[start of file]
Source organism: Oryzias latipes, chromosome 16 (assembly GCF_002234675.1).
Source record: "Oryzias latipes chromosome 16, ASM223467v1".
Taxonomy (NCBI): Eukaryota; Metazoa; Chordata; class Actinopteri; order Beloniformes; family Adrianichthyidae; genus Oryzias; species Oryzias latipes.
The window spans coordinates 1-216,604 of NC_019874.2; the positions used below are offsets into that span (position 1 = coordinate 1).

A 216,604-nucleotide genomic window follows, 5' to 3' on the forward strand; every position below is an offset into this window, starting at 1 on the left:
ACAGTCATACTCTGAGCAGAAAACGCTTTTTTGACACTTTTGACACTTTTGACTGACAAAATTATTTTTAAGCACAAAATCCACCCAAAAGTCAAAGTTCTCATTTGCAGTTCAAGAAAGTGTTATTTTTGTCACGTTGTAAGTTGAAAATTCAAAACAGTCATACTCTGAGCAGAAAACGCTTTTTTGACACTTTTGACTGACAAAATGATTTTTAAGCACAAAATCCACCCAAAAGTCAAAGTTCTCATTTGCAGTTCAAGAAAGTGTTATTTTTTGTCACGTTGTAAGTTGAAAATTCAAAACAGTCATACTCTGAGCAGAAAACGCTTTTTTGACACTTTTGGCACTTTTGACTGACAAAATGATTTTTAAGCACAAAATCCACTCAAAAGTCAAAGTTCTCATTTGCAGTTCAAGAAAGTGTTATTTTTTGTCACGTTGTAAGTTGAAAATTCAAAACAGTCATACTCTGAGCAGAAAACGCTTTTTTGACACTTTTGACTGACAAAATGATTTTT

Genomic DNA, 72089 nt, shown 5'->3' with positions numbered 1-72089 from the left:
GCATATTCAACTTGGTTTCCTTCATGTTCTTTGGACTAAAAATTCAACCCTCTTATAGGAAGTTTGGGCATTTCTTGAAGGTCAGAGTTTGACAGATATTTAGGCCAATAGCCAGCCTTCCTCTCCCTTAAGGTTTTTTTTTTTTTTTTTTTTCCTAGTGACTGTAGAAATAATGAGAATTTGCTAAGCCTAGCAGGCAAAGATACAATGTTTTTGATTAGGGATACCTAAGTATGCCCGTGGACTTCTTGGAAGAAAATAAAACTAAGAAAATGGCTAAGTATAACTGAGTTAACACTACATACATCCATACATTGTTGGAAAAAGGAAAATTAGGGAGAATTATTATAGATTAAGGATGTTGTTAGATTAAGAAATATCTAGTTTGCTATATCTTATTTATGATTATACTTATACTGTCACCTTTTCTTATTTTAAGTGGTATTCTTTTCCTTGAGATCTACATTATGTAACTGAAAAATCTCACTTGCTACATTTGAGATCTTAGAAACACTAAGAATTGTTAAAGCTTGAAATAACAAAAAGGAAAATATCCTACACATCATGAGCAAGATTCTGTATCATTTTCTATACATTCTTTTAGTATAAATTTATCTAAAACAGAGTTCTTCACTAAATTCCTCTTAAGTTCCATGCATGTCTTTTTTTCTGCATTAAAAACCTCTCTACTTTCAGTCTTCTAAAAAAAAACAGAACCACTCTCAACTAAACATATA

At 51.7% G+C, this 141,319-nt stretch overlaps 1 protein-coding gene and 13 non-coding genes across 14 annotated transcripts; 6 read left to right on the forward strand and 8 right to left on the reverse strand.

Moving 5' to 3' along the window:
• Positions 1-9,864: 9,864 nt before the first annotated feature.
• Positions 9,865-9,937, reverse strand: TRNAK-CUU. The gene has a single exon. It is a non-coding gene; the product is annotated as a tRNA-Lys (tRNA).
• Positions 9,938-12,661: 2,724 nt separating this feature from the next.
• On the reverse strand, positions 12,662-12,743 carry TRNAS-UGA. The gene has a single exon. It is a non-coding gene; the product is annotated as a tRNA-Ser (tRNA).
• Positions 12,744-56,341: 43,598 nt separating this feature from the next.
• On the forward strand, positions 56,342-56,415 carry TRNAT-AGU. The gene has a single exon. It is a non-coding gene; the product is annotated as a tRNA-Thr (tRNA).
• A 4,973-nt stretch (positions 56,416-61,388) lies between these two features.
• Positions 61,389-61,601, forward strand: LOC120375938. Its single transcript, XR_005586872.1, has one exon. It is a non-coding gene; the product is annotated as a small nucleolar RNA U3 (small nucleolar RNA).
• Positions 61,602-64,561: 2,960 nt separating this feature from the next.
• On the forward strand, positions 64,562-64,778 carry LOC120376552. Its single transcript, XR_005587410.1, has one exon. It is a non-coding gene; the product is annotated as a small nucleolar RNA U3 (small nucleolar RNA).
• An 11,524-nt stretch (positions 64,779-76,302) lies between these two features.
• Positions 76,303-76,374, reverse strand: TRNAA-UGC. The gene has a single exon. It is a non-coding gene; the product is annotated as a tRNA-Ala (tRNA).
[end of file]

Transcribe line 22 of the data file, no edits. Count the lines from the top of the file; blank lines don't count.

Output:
• Positions 76,303-76,374, reverse strand: TRNAA-UGC. The gene has a single exon. It is a non-coding gene; the product is annotated as a tRNA-Ala (tRNA).